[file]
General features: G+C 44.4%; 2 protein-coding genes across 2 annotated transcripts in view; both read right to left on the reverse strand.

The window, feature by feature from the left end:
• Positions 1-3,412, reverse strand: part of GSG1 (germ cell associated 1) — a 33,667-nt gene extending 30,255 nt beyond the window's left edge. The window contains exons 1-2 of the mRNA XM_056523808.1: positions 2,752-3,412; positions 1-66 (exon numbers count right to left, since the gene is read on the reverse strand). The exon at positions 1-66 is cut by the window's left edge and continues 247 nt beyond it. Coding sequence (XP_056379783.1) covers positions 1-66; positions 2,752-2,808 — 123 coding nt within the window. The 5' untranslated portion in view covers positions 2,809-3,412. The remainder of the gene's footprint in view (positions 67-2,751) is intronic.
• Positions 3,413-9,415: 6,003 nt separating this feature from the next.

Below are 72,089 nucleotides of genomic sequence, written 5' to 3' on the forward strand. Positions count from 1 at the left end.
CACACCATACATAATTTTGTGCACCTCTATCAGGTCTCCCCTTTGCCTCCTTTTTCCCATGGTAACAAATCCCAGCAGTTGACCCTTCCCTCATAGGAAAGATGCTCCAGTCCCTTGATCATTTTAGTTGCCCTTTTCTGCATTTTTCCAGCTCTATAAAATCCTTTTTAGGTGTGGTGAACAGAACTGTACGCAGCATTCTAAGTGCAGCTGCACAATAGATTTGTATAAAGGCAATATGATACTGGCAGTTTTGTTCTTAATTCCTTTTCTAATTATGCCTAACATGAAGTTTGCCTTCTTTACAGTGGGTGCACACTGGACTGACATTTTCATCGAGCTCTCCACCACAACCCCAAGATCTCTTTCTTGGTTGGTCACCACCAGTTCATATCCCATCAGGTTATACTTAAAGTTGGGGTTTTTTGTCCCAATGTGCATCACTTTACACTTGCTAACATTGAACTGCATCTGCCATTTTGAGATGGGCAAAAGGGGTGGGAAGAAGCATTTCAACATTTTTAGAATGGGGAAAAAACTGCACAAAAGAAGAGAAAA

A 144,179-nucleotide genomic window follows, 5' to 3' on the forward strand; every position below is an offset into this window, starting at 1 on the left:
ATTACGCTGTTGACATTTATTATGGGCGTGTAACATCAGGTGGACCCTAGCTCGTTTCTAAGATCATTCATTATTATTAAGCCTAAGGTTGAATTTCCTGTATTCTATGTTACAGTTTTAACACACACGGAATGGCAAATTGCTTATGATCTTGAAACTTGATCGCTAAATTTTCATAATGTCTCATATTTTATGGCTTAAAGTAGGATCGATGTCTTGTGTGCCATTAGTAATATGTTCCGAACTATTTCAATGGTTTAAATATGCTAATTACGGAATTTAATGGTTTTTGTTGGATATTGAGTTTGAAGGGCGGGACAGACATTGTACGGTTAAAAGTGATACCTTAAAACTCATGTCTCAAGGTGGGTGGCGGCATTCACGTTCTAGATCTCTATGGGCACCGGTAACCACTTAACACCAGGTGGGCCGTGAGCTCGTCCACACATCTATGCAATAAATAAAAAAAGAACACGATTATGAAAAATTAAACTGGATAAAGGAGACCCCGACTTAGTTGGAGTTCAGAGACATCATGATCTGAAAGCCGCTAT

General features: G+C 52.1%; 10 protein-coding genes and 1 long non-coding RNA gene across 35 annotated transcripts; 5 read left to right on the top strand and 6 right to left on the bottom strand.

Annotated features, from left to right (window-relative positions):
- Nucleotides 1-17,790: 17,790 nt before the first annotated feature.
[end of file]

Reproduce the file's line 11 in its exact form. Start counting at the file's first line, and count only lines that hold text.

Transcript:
- Nucleotides 1-17,790: 17,790 nt before the first annotated feature.